Vol 117, No 2 (Supplement) 2012
Supplement abstract

Structural conformation and mechanical testing of human crural fascia

Published 2013-02-21


  • Crural fascia,
  • tissue mechanics,
  • experimental testing

How to Cite

Natali, A., Stecco, C., Pavan, P., Cappellari, A., Pachera, P., & De Caro, R. (2013). Structural conformation and mechanical testing of human crural fascia. Italian Journal of Anatomy and Embryology, 117(2), 134. Retrieved from https://oajournals.fupress.net/index.php/ijae/article/view/4321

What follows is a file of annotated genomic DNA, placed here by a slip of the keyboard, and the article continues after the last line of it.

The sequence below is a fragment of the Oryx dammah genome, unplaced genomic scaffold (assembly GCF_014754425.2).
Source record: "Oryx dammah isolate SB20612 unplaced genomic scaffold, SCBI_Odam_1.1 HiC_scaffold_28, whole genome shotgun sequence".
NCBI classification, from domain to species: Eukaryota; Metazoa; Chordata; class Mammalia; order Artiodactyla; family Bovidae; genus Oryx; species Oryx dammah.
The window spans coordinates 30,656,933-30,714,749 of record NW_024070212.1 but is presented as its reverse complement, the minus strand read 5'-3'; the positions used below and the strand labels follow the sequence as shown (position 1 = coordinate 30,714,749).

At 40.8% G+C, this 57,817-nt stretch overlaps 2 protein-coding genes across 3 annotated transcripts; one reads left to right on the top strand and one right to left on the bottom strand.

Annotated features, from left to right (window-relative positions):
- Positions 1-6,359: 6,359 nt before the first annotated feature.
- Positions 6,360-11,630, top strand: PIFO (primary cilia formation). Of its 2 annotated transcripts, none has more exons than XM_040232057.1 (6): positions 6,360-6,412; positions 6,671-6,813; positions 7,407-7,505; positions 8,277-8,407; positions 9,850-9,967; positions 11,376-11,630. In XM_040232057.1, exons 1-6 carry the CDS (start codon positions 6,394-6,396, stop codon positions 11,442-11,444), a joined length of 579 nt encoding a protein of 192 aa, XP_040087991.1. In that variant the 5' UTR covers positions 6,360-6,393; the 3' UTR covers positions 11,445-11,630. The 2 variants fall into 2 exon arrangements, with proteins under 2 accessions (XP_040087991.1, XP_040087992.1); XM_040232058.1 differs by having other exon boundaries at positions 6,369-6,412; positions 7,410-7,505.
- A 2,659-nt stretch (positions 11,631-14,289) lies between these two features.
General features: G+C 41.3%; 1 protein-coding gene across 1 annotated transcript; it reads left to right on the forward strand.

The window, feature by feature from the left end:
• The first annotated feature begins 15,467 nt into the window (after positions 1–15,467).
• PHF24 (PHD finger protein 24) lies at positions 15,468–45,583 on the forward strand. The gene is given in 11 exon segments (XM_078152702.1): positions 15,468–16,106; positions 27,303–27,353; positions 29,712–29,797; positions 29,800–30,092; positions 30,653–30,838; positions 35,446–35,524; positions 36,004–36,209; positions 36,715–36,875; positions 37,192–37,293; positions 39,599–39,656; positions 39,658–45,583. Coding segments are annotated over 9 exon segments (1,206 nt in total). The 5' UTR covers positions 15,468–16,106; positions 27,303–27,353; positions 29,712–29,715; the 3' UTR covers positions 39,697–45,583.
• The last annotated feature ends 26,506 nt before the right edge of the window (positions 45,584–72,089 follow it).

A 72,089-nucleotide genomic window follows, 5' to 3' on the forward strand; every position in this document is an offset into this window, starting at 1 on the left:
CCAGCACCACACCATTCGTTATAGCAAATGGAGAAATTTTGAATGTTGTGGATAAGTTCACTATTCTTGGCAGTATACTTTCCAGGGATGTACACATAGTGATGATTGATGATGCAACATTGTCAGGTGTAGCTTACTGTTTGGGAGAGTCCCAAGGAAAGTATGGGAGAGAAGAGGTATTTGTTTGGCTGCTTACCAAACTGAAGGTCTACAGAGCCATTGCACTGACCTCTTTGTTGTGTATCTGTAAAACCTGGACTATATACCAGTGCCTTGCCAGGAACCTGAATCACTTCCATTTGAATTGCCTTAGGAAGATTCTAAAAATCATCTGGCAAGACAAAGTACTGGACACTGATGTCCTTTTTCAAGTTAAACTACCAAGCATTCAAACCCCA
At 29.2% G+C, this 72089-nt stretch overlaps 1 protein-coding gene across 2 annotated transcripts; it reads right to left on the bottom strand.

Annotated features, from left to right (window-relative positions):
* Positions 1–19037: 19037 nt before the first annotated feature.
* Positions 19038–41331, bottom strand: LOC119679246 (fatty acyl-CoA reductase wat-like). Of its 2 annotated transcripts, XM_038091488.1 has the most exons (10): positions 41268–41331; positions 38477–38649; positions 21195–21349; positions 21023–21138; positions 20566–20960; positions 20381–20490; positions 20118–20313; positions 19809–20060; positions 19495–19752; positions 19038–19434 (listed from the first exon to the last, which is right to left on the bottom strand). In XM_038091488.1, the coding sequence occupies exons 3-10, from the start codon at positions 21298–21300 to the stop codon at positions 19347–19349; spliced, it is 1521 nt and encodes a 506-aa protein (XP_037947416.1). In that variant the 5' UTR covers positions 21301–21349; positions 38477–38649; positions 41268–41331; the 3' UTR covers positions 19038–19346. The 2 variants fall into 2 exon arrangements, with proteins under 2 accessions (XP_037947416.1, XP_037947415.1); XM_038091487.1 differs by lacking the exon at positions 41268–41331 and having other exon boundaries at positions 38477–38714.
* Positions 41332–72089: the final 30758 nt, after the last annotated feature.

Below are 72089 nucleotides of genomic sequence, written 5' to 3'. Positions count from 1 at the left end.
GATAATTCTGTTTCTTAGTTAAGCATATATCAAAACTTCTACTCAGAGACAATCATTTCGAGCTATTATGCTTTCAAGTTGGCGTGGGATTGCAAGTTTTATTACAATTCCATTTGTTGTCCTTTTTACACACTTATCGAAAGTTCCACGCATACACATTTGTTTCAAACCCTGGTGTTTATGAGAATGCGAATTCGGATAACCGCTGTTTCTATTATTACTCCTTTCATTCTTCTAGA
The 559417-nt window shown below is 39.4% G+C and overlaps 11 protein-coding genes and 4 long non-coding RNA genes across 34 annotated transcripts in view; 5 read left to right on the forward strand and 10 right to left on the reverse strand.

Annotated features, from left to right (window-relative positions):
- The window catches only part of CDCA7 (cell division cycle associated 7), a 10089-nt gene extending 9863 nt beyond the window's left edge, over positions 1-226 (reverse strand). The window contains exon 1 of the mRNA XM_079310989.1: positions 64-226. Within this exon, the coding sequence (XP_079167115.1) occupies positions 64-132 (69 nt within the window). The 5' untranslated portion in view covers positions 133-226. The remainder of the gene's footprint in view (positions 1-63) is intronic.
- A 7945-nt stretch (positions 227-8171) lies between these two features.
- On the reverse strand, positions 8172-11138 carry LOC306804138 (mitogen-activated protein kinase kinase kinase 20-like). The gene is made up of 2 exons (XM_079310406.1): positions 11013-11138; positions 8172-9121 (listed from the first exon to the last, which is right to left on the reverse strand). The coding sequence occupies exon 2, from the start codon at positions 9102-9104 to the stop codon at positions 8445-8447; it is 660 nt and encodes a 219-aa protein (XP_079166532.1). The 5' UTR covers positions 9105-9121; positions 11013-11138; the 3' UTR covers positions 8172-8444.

Chronic exertional compartment syndrome (CECS) is a condition in which chronic increased pressure within a closed osteofascial compartment compromises blood flow to the muscles and nerves within that compartment, resulting in pain and disability. It is frequent in athletes that occur in repetitive loading, as in competitive athletes, long-distance runners, skiers, basketball and soccer players. It is known that one of the possible cause is that the aponeurotic fasciae, as the crural fascia, in some subjects are not able to adapt to the variation of tension. Really, the mechanical behaviour of the fasciae is actually unknown. Ten dissections of inferior limbs were performed to analyze the crural fascia from an histological (H-E, azan Mallory, van Gieson stains) and mechanical point of view (Planar Biaxial TestBench Test Instrument of Bose® Electro-Force), to understand its structural conformation and mechanical behaviour. The samples were cut along both the proximal- distal direction and the medial-lateral direction, in order to obtain evidence of possible anisotropy of the tissue. Both the anterior and the posterior compartments of the crural fascia were object of investigation. The samples had width of about 3 mm, a free ‘gauge’ length of 10 mm and variable thickness according to the location. The mechanical characterization of the elastic response of the crural fascia was made by considering tensile tests at a strain rate of 120%/s. The visco-elastic response of the fascia was evaluated by incremental relaxation tests at nominal strain of 7%, 9% and 11%, respectively. The stress decay of the relaxation tests was monitored for 240 s. In crural fascia the collagen fibres are disposed to form three distinct sub-layers (mean thickness 115μm), separated by a layer of loose connective tissue (mean thickness 43μm). Inside a single sub-layer, the fibres are all parallel, whilst the angle between the fibres of adjacent layers is about 78°. Elastic fibres are less than 1%. The tissue of the anterior compartment was found stiffer than the tissue of the posterior compartment, both along the proximal-distal and the medial-lateral direction. The tissue was found stiffer along the proximal-distal direction than along the medial-lateral direction. The stress decay during the relaxation tests was found similar for the anterior and the posterior compartment. The preliminary results show that the crural fascia has structural conformation and mechanical properties that well adapt to the geometric variation of enveloped muscles. This is due above all to the spatial arrangement of collagen fibers. Besides, this fascia is not an homogeneous tissue, but it is stiffer anteriorly. This finding well corresponds to the clinical practice, indeed the anterior compartment syndrome is more frequent than the posterior one.